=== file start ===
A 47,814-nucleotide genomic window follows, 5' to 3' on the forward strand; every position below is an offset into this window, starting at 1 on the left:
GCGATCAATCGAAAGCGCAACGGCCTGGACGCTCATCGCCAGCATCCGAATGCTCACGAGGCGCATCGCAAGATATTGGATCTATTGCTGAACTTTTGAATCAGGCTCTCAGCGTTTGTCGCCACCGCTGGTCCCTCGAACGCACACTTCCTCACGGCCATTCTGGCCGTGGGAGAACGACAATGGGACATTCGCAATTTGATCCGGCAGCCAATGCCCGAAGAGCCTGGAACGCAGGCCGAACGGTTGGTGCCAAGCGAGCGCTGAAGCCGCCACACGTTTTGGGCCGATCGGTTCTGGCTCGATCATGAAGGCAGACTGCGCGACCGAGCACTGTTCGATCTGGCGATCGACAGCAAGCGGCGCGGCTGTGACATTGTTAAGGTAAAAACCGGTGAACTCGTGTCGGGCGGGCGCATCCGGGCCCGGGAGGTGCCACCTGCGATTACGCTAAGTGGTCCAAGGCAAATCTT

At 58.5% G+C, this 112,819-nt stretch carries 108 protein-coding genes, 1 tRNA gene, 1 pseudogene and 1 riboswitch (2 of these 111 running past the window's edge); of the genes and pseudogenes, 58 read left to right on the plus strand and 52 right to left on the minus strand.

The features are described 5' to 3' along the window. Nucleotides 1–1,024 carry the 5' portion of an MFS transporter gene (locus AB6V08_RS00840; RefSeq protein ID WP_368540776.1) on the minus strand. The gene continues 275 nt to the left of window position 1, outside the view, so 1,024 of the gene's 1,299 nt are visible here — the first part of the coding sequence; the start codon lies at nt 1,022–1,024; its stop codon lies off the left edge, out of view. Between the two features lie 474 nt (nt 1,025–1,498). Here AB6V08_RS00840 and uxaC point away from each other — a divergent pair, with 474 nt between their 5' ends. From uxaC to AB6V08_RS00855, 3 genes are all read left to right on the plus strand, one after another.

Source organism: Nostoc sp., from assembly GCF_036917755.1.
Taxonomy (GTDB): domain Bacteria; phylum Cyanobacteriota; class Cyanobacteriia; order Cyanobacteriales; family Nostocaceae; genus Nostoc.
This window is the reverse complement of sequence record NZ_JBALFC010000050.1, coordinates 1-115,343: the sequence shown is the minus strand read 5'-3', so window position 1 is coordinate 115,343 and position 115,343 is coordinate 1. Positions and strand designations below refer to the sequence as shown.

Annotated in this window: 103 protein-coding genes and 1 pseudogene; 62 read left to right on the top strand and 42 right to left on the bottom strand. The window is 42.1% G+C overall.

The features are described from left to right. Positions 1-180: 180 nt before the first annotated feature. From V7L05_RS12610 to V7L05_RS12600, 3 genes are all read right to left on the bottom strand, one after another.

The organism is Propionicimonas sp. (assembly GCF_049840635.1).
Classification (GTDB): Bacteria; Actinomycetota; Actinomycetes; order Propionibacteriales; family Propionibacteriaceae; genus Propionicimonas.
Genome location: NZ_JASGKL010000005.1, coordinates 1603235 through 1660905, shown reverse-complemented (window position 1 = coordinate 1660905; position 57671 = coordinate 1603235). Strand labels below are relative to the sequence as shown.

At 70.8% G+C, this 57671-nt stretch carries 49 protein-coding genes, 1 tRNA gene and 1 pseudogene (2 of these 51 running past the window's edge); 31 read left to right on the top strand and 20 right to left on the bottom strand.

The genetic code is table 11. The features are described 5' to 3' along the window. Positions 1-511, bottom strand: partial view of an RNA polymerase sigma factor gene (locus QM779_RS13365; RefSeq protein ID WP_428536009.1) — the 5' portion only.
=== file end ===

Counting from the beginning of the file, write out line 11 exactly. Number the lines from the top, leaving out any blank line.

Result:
Classification (GTDB): Bacteria; Actinomycetota; Actinomycetes; order Propionibacteriales; family Propionibacteriaceae; genus Propionicimonas.